The Great Gatsby Socratic Seminar
1. Fitzgerald’s use of Nick as a narrator provides a middle ground in between the two prominent social groups of old and new money. He is from a family that is “prominent, well-to-do people… for three generations [back]” (Fitzgerald 7). He can trace his relatives’ implied wealth back, but not to the extent someone like Daisy or Tom can, excluding him being labeled as “old money.” However, Nick is not considered new money either, because he does not have the riches of those like Gatsby. He is working to make his own fortune, but during his time knowing Gatsby, he does not fit into either social class. His personal relations with people in both classes and the differing ways he interacts with them serves to contrast the two. He treats Gatsby with more respect than he does Tom or Daisy; this is partially due to the fact Gatsby has, in Nick’s opinion, earned his fortune.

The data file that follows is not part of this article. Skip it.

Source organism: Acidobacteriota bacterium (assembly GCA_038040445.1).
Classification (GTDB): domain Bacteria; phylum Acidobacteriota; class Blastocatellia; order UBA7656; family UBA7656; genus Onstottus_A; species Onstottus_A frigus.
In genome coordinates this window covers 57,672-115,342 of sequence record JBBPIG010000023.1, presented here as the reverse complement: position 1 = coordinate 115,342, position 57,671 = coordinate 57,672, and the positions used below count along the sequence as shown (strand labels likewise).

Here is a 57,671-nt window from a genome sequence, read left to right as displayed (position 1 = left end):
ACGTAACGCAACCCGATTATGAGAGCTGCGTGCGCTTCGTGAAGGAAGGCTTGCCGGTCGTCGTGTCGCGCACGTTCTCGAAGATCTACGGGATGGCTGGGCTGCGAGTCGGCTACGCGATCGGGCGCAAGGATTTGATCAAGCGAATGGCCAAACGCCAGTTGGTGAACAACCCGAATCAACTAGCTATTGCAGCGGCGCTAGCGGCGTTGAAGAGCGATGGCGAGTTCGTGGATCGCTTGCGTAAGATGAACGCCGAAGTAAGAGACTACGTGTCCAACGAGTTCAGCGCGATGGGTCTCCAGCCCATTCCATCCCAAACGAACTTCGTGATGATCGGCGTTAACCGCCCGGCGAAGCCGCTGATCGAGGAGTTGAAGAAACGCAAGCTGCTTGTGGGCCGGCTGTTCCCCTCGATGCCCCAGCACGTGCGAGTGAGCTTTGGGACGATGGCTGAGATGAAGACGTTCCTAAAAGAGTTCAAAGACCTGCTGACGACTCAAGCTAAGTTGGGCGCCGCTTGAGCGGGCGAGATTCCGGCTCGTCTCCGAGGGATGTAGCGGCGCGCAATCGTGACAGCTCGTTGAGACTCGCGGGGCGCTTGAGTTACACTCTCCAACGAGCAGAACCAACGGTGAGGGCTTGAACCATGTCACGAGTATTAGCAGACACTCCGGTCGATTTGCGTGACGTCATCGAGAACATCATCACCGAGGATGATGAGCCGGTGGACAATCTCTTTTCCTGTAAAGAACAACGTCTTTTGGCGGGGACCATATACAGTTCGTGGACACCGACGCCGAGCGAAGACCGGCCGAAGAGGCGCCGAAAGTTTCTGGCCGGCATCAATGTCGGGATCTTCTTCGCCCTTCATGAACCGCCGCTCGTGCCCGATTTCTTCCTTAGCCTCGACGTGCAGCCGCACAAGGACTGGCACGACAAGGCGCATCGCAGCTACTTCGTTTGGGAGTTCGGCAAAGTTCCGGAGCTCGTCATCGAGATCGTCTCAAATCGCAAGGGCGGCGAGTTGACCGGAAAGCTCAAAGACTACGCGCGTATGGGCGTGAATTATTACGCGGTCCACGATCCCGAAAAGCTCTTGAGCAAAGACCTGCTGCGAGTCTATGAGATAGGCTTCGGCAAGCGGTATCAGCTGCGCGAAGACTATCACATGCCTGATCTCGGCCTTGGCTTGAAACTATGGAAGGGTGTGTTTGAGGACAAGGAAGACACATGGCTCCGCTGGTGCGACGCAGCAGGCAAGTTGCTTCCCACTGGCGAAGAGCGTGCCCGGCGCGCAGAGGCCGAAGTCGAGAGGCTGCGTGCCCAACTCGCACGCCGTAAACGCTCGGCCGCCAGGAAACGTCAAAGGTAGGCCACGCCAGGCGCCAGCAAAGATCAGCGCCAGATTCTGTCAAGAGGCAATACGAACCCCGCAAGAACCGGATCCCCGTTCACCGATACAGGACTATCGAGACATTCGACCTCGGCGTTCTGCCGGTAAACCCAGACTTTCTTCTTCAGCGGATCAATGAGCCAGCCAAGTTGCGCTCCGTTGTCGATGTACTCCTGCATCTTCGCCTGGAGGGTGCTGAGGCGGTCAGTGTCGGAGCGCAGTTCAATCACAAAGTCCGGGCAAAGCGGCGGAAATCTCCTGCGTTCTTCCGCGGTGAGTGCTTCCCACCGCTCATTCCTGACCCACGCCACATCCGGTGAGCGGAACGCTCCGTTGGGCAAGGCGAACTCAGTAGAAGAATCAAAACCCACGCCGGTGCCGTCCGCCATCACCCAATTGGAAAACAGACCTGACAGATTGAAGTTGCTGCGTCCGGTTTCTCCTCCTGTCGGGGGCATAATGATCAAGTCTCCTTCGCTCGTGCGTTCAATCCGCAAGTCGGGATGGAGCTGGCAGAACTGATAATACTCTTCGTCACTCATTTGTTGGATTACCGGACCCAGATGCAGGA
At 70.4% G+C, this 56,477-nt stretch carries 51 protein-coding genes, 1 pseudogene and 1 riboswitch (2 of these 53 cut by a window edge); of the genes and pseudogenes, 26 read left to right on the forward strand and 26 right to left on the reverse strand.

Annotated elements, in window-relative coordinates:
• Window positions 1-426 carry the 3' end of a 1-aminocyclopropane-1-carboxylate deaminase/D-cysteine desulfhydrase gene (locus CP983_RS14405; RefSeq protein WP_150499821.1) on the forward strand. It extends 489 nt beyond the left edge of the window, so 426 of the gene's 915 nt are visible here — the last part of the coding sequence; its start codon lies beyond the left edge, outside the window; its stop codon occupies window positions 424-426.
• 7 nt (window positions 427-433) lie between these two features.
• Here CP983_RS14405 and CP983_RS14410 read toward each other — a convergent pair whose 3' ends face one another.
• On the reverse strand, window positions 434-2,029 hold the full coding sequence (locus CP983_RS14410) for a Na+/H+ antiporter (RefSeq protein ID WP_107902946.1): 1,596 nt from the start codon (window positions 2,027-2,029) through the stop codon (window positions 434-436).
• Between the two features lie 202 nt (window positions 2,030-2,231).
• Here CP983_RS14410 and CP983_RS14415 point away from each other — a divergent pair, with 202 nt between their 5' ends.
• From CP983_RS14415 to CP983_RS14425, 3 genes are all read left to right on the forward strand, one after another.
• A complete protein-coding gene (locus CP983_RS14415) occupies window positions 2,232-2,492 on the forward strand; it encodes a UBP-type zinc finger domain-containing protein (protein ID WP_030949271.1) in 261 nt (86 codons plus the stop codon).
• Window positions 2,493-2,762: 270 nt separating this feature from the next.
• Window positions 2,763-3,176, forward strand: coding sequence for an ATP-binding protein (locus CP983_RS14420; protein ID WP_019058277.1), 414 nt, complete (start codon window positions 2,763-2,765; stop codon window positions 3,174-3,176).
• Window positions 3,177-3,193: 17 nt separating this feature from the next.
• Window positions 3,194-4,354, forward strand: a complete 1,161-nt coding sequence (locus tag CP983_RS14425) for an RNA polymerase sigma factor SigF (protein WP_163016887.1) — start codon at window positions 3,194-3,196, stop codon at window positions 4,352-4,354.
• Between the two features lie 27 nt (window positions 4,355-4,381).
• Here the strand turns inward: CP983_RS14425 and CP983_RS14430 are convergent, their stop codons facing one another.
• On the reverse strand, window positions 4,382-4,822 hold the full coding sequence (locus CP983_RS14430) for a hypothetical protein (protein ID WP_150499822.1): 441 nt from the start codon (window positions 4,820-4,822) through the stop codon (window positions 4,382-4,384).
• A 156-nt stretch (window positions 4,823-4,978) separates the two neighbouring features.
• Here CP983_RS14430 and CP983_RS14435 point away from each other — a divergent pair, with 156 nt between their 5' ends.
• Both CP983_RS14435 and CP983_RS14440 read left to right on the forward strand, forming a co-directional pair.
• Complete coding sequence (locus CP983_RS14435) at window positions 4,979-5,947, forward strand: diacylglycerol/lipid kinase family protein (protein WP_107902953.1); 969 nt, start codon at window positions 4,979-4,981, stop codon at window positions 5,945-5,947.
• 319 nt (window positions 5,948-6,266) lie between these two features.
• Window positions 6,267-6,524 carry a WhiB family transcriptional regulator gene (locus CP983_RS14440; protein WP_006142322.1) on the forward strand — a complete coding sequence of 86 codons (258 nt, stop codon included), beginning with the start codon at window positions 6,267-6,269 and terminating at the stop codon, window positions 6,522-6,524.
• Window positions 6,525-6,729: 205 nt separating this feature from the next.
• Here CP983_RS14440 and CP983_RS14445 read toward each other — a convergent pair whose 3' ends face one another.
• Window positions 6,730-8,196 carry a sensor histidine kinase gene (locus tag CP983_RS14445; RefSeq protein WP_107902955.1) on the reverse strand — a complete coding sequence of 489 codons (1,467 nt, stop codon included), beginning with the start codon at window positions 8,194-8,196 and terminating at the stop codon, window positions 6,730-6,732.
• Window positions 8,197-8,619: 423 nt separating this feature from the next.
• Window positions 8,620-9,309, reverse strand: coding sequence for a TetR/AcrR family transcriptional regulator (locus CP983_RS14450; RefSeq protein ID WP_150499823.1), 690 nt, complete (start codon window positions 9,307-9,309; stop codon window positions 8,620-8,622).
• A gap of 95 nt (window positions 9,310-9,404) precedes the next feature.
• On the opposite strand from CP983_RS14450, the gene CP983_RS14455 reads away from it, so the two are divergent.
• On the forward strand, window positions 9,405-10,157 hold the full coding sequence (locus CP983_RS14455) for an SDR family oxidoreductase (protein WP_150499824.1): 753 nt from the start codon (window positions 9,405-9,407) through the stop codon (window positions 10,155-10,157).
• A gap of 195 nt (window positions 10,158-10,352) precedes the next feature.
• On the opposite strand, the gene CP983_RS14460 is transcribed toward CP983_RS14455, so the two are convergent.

2.…show more content… There is no rigidly defined villain or hero in The Great Gatsby. Each character exhibits positive and negative traits that make it impossible to title them as either. Gatsby retains his love for Daisy, but it verges on an unhealthy obsession. Daisy returns Gatsby’s love, but only after he gets enough money to please her and she is already married to someone else. Tom cheats on Daisy, but cares about her and is victimized himself when his mistress is killed. After Myrtle dies, Tom tells Nick that seeing something that reminds him of her made him “cr[y] like a baby” (Fitzgerald 187). The opposing traits in everyone are true to life, because there is a mix of good in bad in everyone: no one is completely on either end of the spectrum. This makes The Great Gatsby a better book, as the characters are more realistic and the plot more complicated. It makes you reflect on what you define people as in terms of their morals and actions by making the true nature of each character